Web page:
Shoppers want supermarkets to teach them about meat cuts: SG poll

March 21, 2012

Are shoppers looking for guidance in the meat department? A recent SupermarketGuru quick poll suggests consumers would expand their interest in alternative meat cuts if they just had a little help.

There are a few factors that may be contributing to today’s shoppers changing their meat buying and consumption habits. Meat prices have risen in the past year, which may be leading consumers to try different, less costly cuts of meat. On the other hand, more environmentally aware shoppers may be lessening their meat consumption, and as a result, choosing finer meat cuts for those special days when they do enjoy eating meat. Factor in health and nutrition trends encouraging less red meat consumption, a wide variety of new cooking trends, and a growing adventurous foodie culture, and today’s shopper may be looking for more choices in the meat department. But, how well do your customers understand the different meat cuts?

In an exclusive SupermarketGuru quick poll, a consumer panel was surveyed to find out if they feel confused by meat case selections. When asked, “Do you feel confused or confident when buying meat in the supermarket?” 18 % say they feel confused, 26% feel confident, and 57% feel like they are somewhere in the middle.

We asked our panel if they tend to buy the same cuts of meat over and over again. Eighty-five percent answered yes. When those individuals were asked why they do this, 67% said, “they know how to prepare them,” 42% “like them,” 37% said they are affordable, and 26% said, “I don't want to make a mistake, displease my family and waste food.”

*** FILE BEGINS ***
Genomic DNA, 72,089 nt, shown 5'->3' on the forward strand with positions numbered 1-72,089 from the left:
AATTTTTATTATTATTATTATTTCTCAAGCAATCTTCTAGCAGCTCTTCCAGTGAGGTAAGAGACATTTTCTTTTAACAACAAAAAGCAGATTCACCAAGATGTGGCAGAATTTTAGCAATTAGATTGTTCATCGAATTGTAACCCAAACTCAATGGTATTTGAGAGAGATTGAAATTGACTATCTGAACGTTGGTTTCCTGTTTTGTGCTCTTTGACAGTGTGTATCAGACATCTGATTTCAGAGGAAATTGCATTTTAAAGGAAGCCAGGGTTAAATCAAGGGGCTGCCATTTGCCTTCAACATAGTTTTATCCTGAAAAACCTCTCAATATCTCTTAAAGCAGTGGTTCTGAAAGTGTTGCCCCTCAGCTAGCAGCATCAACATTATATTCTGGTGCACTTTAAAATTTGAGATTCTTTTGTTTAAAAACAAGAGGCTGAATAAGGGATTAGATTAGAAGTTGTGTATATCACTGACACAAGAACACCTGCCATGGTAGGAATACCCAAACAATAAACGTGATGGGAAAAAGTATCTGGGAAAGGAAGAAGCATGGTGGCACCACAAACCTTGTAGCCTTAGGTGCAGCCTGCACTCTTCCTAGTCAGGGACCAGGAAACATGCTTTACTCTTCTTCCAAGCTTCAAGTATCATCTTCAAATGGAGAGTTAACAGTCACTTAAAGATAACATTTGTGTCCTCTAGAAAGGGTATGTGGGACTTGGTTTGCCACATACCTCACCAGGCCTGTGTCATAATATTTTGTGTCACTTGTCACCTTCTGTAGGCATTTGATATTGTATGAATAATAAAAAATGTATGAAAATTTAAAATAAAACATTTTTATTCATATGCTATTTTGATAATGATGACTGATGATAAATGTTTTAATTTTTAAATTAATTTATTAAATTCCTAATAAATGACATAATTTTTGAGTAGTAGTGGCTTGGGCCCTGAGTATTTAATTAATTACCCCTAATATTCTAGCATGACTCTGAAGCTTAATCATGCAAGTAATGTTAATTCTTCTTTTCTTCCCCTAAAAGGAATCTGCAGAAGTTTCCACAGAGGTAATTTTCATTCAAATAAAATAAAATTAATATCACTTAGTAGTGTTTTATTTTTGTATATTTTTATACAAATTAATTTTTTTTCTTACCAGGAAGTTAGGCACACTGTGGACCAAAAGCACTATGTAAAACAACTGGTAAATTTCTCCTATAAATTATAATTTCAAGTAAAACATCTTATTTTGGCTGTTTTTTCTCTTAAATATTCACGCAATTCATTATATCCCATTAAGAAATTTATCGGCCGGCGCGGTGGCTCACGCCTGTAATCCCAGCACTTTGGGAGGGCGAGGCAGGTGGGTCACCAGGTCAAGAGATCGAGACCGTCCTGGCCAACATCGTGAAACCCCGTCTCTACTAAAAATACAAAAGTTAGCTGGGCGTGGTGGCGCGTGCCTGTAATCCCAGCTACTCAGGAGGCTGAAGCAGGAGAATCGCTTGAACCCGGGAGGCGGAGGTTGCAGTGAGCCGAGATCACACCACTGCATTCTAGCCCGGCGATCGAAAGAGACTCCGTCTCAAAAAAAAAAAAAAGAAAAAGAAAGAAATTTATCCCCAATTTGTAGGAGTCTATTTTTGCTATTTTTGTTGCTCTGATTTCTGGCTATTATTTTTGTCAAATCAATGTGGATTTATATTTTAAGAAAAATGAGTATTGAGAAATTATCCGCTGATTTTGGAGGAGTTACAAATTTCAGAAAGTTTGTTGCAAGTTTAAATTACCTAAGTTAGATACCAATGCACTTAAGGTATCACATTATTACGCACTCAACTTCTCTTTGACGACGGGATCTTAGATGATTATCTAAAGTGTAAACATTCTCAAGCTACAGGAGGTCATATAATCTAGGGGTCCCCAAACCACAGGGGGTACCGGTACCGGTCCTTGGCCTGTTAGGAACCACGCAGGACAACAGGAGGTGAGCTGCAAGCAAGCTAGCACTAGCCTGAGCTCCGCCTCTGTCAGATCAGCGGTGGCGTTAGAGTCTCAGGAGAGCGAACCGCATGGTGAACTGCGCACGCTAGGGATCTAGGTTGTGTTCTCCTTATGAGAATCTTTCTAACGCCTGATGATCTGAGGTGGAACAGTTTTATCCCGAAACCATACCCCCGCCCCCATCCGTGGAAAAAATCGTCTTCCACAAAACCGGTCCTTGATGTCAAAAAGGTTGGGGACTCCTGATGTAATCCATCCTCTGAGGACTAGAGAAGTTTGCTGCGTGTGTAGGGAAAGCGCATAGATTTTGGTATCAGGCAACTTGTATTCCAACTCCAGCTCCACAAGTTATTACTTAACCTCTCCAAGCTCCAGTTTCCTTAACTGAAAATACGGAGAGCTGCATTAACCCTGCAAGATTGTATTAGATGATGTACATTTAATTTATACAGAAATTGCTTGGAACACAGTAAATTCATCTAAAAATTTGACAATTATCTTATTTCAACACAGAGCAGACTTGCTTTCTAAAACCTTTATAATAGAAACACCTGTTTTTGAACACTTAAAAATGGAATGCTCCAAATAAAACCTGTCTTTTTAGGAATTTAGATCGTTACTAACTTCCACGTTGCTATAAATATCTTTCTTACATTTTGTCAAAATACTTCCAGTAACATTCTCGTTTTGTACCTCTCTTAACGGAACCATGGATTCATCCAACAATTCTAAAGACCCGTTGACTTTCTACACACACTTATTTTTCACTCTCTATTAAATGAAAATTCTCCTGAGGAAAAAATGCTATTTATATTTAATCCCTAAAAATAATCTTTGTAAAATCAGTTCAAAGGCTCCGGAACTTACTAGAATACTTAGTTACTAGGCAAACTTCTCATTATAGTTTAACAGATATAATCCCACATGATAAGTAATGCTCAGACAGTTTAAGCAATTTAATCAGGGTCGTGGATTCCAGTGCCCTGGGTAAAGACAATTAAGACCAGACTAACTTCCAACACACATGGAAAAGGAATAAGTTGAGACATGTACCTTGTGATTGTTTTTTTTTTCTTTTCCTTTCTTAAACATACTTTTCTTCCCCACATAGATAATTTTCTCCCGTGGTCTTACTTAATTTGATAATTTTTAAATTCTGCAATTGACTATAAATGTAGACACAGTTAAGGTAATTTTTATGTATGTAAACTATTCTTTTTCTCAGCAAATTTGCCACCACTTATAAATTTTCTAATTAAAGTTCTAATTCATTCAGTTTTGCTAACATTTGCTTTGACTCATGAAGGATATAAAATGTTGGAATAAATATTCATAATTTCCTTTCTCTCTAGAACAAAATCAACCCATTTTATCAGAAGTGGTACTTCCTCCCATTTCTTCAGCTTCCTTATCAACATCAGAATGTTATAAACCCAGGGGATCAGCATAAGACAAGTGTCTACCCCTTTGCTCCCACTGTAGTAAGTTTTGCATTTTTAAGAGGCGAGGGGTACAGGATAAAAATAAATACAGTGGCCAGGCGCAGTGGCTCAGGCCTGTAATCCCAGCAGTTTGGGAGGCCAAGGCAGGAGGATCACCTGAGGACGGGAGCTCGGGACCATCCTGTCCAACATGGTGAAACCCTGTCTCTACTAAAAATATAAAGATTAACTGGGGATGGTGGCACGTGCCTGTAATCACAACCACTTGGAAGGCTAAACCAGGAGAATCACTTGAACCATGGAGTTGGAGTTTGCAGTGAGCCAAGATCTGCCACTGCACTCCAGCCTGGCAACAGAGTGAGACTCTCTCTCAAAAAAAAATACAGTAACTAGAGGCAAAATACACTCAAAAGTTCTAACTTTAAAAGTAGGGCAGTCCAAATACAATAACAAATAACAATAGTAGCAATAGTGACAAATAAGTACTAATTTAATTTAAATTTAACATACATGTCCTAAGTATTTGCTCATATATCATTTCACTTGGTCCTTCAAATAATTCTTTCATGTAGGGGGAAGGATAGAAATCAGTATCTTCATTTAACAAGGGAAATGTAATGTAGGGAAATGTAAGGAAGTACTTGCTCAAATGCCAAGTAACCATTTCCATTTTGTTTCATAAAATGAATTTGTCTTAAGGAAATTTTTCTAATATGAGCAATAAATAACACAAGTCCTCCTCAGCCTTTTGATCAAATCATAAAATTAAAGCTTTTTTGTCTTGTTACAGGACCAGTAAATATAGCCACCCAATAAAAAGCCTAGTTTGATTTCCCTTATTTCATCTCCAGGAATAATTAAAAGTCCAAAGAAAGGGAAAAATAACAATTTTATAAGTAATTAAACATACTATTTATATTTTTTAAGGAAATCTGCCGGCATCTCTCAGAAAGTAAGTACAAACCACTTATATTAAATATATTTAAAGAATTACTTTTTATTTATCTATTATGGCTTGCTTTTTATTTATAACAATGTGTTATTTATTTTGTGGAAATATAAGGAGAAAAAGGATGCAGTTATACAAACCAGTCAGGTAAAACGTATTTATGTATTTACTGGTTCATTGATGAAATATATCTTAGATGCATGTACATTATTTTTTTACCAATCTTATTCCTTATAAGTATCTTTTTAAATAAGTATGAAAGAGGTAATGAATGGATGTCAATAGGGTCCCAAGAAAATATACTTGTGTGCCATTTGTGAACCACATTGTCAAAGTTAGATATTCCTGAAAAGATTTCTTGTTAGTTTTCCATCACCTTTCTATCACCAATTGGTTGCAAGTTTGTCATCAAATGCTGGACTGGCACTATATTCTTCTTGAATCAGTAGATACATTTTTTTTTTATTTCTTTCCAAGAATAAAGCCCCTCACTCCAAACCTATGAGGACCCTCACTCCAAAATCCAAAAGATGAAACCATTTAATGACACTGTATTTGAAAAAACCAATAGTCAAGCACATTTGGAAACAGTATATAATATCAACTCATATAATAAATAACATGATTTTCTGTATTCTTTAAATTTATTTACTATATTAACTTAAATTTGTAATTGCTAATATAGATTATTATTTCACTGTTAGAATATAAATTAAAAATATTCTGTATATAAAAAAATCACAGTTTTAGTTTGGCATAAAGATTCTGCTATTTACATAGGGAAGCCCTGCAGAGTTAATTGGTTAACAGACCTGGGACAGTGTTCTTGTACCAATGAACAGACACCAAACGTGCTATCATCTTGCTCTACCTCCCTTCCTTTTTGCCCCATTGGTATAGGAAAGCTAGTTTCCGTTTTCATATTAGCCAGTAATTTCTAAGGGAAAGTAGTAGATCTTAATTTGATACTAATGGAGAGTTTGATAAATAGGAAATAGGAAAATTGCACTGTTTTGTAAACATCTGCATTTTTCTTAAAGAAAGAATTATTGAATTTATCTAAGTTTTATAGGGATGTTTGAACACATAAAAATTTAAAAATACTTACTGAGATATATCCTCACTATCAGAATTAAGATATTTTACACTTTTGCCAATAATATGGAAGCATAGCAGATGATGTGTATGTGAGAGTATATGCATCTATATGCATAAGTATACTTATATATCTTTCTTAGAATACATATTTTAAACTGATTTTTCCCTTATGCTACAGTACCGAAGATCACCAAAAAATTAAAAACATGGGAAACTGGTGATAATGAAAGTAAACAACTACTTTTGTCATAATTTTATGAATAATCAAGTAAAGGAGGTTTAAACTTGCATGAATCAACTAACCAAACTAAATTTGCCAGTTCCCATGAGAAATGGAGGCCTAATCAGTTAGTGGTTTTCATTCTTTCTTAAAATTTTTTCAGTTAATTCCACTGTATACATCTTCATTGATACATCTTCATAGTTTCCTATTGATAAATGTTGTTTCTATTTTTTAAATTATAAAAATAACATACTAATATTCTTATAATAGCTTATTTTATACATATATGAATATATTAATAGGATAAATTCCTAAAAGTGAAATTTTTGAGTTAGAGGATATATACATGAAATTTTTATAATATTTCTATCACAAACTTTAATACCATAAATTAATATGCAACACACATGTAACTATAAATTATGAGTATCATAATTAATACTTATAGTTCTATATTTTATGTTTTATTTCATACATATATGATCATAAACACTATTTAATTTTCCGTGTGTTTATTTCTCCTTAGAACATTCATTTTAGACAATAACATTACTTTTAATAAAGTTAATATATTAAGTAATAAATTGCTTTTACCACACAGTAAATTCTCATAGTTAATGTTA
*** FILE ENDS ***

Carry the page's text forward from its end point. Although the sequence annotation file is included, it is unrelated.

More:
Here are some other specific behaviors we found out:

• 42% think they are two to three dozen different cuts of meat in the meat case, 24% think they are a dozen or less, 21% think there are four dozen, and 15% think there are five dozen.
• 36% do NOT understand the differences between top round, bottom round, loin, shoulder, etc., how these cuts should be cooked and eaten, and what they're worth. Thirty-five percent DO understand these differences, and 29% are not sure.

So far, we know that the majority of shoppers although not completely uninformed about meats, find themselves knowing perhaps, enough to get by. Here’s where supermarkets have the opportunity to attract shoppers to more products in the meat case by offering guidance. And it turns out, according to the SG survey, shoppers want help from their supermarket.

Ninety-three percent of the SG panel said they would like the supermarket to explain the different cuts in signs or brochures near the meat display. And 74% say they would probably experiment with different meat cuts if they had help from their store in selecting products.

Retailers can make meat cases shine and raise interest in a wider variety of products by offering expert advice from meat case professionals, dietitian advice on healthier cuts, and in-store chefs demonstrating ways to prepare different cuts.